The Search for Ke-Chunk – 2012 Investigations in South Beloit, Winnebago County, Illinois
By William Green, Logan Museum of Anthropology, Beloit College, Beloit, WI (retired)
Read excerpt below: Dr. Green conducted archaeological research at The Confluence in the summer of 2012.
His entire research paper can be downloaded here.
Around 1830, a large Ho-Chunk village known as Ke-Chunk (Turtle Village) existed near the mouth of Turtle Creek close to the Illinois-Wisconsin state line in what is now Beloit, Wisconsin or South Beloit, Illinois. We attempted to detect physical traces of that village in the summer of 2012. Soil-geomorphic coring and archaeological testing were conducted in a small tract on the north bank of Turtle Creek in South Beloit. The cores and a series of 1-x-2-meter units revealed a sequence of recent deposits and cultural material, recorded as 11WO506. However, no early 19th-century features or material were found. Although no remnants of Turtle Village were discovered, the site may exist nearby and additional survey and testing are recommended elsewhere in the vicinity.
Finding traces of Ke-Chunk is important from historical and archaeological perspectives, as explained below. The work is also part of a larger effort to enhance the historical and educational values of the “Confluence,” as the parts of Beloit (Wisconsin) and South Beloit around the mouth of Turtle Creek are becoming known. Local officials and planners envision a series of marked trails and open-space recreational uses that would increase public awareness of the historical significance of this locale.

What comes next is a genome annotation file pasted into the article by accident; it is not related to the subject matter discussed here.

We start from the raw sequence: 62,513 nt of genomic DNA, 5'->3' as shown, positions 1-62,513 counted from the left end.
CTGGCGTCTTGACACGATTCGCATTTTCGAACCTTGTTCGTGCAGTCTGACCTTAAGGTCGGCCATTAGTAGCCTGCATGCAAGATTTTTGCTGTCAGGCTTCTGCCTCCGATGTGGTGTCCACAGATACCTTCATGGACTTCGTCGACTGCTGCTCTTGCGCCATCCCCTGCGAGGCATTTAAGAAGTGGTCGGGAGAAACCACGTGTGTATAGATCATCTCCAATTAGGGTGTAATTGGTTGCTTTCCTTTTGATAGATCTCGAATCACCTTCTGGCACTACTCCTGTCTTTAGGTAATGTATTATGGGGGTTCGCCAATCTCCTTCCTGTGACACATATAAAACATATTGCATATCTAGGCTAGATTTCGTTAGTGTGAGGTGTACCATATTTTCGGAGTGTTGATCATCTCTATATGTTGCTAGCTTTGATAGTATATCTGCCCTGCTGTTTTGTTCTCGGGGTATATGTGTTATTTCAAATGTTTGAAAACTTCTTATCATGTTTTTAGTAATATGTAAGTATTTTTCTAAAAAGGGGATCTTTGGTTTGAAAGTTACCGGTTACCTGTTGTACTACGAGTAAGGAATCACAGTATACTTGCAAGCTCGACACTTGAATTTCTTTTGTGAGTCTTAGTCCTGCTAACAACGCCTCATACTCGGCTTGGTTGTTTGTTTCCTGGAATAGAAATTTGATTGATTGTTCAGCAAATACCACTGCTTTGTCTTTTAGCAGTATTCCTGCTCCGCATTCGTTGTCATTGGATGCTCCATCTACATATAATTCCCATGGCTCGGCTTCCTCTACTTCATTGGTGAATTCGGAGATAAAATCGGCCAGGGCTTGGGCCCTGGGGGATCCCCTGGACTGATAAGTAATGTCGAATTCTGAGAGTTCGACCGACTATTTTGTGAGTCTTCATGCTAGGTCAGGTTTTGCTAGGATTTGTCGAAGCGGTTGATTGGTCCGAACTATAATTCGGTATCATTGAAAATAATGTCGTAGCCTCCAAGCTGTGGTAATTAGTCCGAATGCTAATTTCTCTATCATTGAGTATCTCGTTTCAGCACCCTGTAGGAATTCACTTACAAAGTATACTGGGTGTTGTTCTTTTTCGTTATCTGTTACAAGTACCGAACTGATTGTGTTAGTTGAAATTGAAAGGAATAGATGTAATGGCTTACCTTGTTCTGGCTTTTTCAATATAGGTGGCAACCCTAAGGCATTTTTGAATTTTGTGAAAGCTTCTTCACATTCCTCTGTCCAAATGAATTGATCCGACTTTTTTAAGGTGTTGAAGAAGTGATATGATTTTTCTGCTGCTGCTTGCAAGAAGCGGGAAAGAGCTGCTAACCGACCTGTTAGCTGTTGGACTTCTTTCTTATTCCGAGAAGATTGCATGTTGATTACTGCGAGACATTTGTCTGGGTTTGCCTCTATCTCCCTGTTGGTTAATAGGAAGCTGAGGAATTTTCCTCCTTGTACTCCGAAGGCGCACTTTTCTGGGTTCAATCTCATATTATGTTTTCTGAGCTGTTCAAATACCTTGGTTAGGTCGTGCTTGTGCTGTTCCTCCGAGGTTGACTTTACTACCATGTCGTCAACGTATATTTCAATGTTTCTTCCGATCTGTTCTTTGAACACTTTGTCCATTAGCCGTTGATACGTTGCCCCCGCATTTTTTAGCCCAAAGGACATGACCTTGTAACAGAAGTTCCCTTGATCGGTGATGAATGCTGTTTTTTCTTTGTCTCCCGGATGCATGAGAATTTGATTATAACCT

In the late 1820s and early 1830s, Ke-chunk was one of the major villages of the Ho-Chunk (Winnebago) people. The word Ke-chunk (properly Kečąk), means “turtle” and was used to denote the Ho-Chunk village on Turtle Creek. In 1829, according to U.S. Indian agent John Kinzie, this village had 35 lodges with nearly 700 inhabitants. Notable Ho-Chunk leaders associated with the village include White Crow (Kau-ree-kau-say-kaw), Whirling Thunder (Wau-kaun-wee-kaw), Walking Turtle (Karramaunee), and Little Priest or Little Chief (Mor-ay-tshay-kaw). The early French-Canadian trader Joseph Thibault built a cabin near the village site in 1835 or perhaps earlier.
Below is the 1834 General Land Office Sketch showing the Ke-Chunk Turtle Village at the Confluence, but the surveyor incorrectly placed the stateline. Note the confluence is shown incorrectly in Wisconsin.